Interview with TM by: Heather Schmaedeke
How do you want to be known?
Talissa Mehringer- TM
How would you describe yourself/your work to other people?
My work springs from a desire to create timeless representations of dreams and the subconscious. I attempt to bring to life mind and soul processed experiences by indirectly referencing a cycle of rebirth and alchemical rejuvenation through depictions of decay and the beauty of altruistic suffering.
It is driven by a strange, blissful, and passionate sadness that reaches far beyond the surface of everyday life into a mysterious, binding and unifying element which connects everything and everyone. It is something rooted deeply in the visceral emotions associated with life, death, and the human search for happiness.
Mediums of choice?
Ink, pencil, paper, print-making, spray paint, video, photography, installation, sculpture, etc. Any tool I can use to enhance my creative vocabulary🙂
I’m half Mexican, was born in Munich, and lived in the U.S.A for 15 years. Both of my parents were social anthropologists when I was growing up and I was lucky to travel extensively with them as a child. At age six, I accompanied them to Brazil where they were doing field work with the Canela Indians in the Amazon Basin. My mom, my sister and I were initiated into the tribe through ritual ceremony and given Canela names and a Canela family. The name given to me was ‘Jaupro’ and means ‘Daughter of the Sun’.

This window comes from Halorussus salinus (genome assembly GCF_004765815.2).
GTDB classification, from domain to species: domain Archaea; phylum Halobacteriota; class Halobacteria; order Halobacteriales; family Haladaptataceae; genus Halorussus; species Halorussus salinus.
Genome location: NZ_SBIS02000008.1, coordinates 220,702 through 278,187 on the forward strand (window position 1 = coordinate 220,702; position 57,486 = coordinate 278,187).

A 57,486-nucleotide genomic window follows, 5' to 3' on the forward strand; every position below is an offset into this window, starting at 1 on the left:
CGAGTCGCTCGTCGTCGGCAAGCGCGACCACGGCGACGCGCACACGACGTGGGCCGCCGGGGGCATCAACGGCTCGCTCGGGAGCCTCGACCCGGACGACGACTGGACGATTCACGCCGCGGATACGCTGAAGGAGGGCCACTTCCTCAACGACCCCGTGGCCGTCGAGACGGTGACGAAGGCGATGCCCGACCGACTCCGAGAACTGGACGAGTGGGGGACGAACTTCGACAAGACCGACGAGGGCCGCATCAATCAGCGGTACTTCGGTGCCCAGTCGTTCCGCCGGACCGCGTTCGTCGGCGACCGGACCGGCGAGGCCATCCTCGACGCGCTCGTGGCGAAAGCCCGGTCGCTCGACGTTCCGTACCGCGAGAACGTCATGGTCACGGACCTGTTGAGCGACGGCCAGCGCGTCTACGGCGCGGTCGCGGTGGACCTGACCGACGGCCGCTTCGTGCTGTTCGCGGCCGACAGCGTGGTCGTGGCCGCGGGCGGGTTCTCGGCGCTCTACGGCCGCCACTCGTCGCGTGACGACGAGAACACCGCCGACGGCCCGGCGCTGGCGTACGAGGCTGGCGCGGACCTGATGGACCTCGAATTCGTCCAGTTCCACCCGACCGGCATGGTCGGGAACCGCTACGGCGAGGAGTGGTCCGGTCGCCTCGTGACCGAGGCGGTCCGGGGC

When I was seven, my family moved to Tanzania for three and a half years to work for a German agroforestry project with the Maasai tribe. We were once invited to a special ceremony lasting several days which few outsiders had the honor of witnessing. As we arrived, we were welcomed into a small, dimly lit hut where about 20 Maasai men sat chanting rhythmically with beautiful undulating low tones. We were offered their traditional drink of milk mixed with cow’s blood from a gourd being passed around.
I remember visiting Nairobi and seeing people suffering with leprosy begging for change and I vividly recall a kind man my mom used to give rides to and from the market whose legs and feet were heavily affected by elephantitis. I also remember scenes of awe-inspiring nature- the vistas of the Serengeti + Ngorongoro Crater national parks and the massive mango tree in our backyard. It was a place of stark contrasts, one full of beauty and suffering.
Many such moments had a huge impact on my young impressionable mind. It was during those early years that I know an insatiable fire for exploration and adventure was lit, + may well have been the beginning of my creative journey.